This guest blog post authored by Jeremy Esposito, MD, a third year fellow in pediatric emergency medicine at CHOP, explores the topic of adolescent suicide and how the CHOP Emergency Department is employing a Behavioral Health Screen for all adolescents ages 14 to 19.
pediatric trauma care
The Center for Pediatric Traumatic Stress now offers reliable tools based on the DEF protocol to help identify, prevent, and treat traumatic stress responses at the time of need and within scope of practice.
After a child has experienced a traumatic medical event involving a visit to the Emergency Department, the follow-up pediatrician visit is crucial to the patient's emotional recovery. Here's what pediatricians should know.
With millions of children each year exposed to potentially traumatic events, there is a great need for accessible early preventive interventions that could promote recovery and decrease the chances of developing persistent posttraumatic stress symptoms (PTSS). But there is only a small number of published evaluation studies of such early interventions for children, and few have found clear evidence of preventing or reducing PTSS. We are working to close that gap with the development of a web-based intervention called Coping Coach.
To reduce risk of a trip to a playground resulting in an injury, counsel parents to provide supervision and visit playgrounds that have loose fill materials under equipment rather than grass or soil. Learn other practical tips to share so kids can safely enjoy the adventures of the playground.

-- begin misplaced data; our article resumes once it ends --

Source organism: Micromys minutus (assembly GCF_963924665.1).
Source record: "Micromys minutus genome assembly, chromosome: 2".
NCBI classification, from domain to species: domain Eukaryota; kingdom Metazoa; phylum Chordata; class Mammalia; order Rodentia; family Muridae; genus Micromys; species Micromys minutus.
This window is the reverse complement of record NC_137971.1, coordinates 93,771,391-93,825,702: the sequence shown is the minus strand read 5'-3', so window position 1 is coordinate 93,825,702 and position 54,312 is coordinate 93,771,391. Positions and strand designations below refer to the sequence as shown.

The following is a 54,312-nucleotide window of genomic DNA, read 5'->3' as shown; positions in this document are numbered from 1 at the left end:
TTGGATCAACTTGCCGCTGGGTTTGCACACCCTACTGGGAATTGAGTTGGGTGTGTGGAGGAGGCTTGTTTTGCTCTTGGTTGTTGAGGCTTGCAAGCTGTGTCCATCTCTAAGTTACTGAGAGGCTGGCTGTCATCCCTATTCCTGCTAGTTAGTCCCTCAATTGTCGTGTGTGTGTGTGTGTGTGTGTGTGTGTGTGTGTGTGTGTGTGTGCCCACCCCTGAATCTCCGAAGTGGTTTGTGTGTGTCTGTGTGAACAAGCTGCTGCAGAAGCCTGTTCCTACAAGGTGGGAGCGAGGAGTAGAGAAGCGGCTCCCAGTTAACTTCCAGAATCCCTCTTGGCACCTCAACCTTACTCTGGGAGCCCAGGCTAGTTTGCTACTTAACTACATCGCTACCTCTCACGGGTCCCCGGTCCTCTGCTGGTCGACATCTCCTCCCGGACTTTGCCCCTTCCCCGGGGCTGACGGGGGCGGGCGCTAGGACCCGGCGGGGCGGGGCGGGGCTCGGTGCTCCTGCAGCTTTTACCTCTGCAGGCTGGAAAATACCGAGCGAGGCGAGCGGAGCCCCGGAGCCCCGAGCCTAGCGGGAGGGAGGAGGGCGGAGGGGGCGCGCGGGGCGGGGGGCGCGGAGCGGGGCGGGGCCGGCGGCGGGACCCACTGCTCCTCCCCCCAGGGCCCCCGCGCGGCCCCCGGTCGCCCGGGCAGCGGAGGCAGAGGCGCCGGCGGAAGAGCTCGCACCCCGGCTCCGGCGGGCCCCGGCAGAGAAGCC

New research from CIRP@CHOP suggests pain assessment using the Color Analogue Pain Scale, even during acute medical care, can play a role in screening for risk of ongoing Post Traumatic Stress symptoms.
Read about the Cellie Coping Kit for Injury, a new coping tool that is designed for children ages 6 to 12 years. This research-based kit is part of a line of tools featuring Cellie, a stuffed toy, coping cards, and a book for caregivers created by team of researchers at CHOP.
To help nurses build additional skills in how to provide trauma-informed care, the Center for Pediatric Traumatic Stress is now offering free continuing education courses on the HealthCareToolbox.org website. These trainings are based on the “DEF Protocol” which helps nurses address distress, emotional support, and family needs in a systematic manner.
Nurses play a key role in children’s physical and psychological recovery from injury. We are often the first to recognize and respond to the emotional impact of injury on families. A new study published in the Journal of Pediatric Nursing provides the first systematic look at what nurses think and do with regard to trauma-informed care for children.
Working at The Children’s Hospital of Philadelphia, I have been impressed by our medical teams’ efforts to support children and families by paying attention to both their physical treatment and recovery, as well as their emotional recovery. In assessing our patients for medical treatment, many questions need to be answered for our team to help promote optimal recovery and to minimize negative emotional reactions such as posttraumatic stress. We recently developed a new model to help organize our thought processes and questions around recovery from medical events and to fuel future research in understanding factors that are associated with child outcomes.